A section of the majestic Summit Avenue in St. Paul was destroyed by the wrecking ball

Summit Avenue has long been St. Paul’s most famous street, a collection of money and mansions that forms the great central backbone of the city.

But Summit isn’t quite the avenue it used to be. Before urban renewal and highway construction upended large swathes of St. Paul’s, Summit was actually about seven blocks longer than it is now.

Today the summit ends at Kellogg Blvd. like a one-block stretch of street near St. Paul’s Cathedral. However, it once extended to Robert Street in downtown Saint-Paul.

From Kellogg, the lost stretch of Summit followed a northeastward course through the site of the Minnesota History Center, past the I-94 corridor, and then along the southern edge of the Minnesota State Capitol Mall near the 12th Street. After jogging north to Wabasha Street, it continued along what is now Columbus Avenue before finally ending at Robert.

Because it housed only a few mansions or other buildings of architectural significance, this part of Summit is hardly known today, and only a few photographs document its existence.

Still, it was an interesting street, densely built with three to six story apartment buildings, quads, duplexes, guesthouses, a handful of mansions, and several small commercial buildings. As such, it was a typical mixed-use street of the once common genre on the outskirts of downtown Saint-Paul.

A memorable hotel

One of the most important landmarks on The Lost Avenue was the six-story Marlborough Hotel, built in 1894 where today is the center of history. Designed by Saint-Paul architect Hermann Kretz, the Marlborough was one of the grand residential hotels that once clustered around the western and northern edges of downtown Saint-Paul.

These six to eight story hotels, equipped with elevators, first appeared in the Twin Cities in the late 1880s. Previously, most collective dwellings were two or three story townhouses.

Crossed by central skylights that gave it an hourglass shape, the Marlborough (demolished in 1972) featured a deep arched entrance and many bay windows. Inside, there were mosaic floors and hallways lined with marble paneling, but the apartments don’t appear to have been particularly large or luxurious.

Kretz, incidentally, enjoyed a long and lucrative career at Saint-Paul. His company designed many other buildings, including the Angus Hotel (now the Blair House condominiums, built in 1887) on Selby and Western avenues.

Mixed residences and uses

The only real mansion district on the Lost End of Summit was between St. Peter Street and Wabasha Street. There, along the north side of the avenue, a row of four large houses stood behind low retaining walls.

By far the largest and most splendid of these houses was built at 11 Summit in 1891 by Peter Pfeifer, who died a year later, leaving him little time to enjoy his new mansion.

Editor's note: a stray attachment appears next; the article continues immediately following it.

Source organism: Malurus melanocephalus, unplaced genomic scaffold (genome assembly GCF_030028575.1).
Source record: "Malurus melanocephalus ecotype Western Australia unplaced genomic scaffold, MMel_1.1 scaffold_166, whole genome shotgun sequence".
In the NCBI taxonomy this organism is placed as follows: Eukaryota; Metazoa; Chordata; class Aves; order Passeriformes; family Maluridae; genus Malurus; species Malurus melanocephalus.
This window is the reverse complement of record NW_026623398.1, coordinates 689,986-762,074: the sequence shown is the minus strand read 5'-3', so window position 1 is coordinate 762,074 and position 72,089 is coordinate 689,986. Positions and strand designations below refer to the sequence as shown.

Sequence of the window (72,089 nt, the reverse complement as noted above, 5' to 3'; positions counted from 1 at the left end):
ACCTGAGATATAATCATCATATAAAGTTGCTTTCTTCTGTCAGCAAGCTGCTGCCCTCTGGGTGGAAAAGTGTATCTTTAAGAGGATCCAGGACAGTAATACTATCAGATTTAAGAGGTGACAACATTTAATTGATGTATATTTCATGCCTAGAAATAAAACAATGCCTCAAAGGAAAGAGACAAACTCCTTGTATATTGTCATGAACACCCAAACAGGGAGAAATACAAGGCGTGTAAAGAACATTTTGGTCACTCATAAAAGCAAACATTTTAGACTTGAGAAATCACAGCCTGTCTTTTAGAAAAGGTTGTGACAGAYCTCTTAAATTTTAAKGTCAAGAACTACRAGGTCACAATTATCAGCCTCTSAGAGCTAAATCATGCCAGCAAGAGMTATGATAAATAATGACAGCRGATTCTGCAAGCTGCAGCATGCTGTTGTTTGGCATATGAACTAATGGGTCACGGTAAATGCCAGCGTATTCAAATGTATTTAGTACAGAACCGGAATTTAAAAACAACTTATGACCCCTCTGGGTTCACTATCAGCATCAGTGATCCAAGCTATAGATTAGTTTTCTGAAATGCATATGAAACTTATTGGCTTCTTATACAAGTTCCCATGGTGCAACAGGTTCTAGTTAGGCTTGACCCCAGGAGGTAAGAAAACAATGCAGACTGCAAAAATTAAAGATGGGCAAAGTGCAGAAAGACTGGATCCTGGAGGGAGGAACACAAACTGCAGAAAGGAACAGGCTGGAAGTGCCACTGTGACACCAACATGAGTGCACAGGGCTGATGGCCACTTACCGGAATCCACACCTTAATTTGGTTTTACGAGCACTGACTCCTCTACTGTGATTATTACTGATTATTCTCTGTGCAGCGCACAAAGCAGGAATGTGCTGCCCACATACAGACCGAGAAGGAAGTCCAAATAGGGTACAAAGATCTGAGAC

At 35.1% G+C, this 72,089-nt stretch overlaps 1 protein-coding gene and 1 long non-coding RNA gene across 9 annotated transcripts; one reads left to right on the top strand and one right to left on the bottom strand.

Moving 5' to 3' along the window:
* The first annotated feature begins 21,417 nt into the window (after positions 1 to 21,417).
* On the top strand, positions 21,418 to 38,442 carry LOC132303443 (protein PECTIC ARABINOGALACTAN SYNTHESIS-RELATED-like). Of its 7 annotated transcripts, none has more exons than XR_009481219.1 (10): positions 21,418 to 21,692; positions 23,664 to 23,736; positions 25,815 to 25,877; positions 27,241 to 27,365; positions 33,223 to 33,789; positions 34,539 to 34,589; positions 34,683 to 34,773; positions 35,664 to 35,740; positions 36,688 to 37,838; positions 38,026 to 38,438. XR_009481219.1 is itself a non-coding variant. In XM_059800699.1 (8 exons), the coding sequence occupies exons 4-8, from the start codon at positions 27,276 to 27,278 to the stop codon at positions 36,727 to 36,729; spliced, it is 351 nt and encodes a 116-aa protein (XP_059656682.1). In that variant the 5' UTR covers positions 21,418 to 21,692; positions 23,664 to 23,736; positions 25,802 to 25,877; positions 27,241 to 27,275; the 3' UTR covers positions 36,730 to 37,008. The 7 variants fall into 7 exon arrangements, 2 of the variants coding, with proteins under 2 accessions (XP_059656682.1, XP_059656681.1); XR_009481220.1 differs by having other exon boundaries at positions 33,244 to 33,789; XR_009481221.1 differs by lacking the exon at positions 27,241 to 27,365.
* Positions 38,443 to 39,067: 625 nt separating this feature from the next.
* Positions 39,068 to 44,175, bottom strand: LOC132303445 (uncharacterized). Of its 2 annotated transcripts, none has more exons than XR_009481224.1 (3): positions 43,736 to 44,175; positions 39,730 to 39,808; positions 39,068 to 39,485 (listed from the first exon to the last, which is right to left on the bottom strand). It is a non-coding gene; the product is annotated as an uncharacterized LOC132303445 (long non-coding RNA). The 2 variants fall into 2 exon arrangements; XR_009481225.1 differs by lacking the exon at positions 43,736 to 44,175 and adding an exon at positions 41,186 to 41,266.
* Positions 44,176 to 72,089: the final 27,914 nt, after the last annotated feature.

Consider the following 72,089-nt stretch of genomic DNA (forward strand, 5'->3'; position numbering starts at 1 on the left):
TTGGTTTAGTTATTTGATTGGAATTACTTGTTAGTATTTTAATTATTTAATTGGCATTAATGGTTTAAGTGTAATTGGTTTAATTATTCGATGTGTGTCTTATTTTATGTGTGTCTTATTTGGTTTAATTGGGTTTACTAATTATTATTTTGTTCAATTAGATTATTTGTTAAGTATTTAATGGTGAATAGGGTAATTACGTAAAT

According to a recent study of the mansion prepared by house historian Kathleen Kullberg, Pfeifer was one of the many German immigrants who made it to St. Paul in the 19th century. He arrived in the city in 1857, started a dizzying variety of business ventures, and eventually built a significant stone building called the Pfeifer Block (long gone) on 8th and Wabasha streets, a few blocks from his future residence.

Sadly, it’s hard to find good footage of Pfeifer’s Brownstone Mansion (razed circa 1952). But a photograph taken around 1900 shows that the house was in Roman Revival style with a touch of Germanic aroma.

The high-roofed mansion, which in 1925 became the offices of the Minnesota Public Health Association, featured round towers in the front and back, an ornate central skylight, and a wide front porch. It was quite home, one that would not have moved to Summit Avenue today.

Beyond Wabasha Street, East Summit Avenue (as it was designated) ran along the southern edge of long-gone Central Park, now the site of a parking ramp behind the Centennial office building. Among the distinctive buildings in this part of Summit was another work by Kretz, the three-story Elsinore Apartments, built in 1893 and demolished in 1960.

Nearby was a true rarity – the only industrial building to have ever seen Summit. Built in 1913 for the St. Paul Bread Co. (later known as Taystee Bakery, among other names), the four-story structure stood on Minnesota Street between 12th and Summit. Long an olfactory attraction of the Capitol district, it was razed in 1990.

What happened to the Lost Section of Summit is in many ways the history of the modern era of downtown St. Paul, which saw virtually all of the old semi-residential neighborhoods on the outskirts of downtown. destroyed from the 1950s.

The State Capitol Mall began this grand urban reorganization, and dozens of old buildings were swept away to make way for the mall and the new government structures that surround it.

The construction of I-94 and I-35E, starting in the 1960s, resulted in even more destruction as well as the relocation, renaming or elimination of many historic streets.

By the early 1970s, the old downtown section of Summit was gone, a reminder that even St. Paul’s most famous thoroughfare is not immune to the unleashed forces of urban change.

Larry Millett is an architecture critic and author. He can be contacted at larrymillett.com.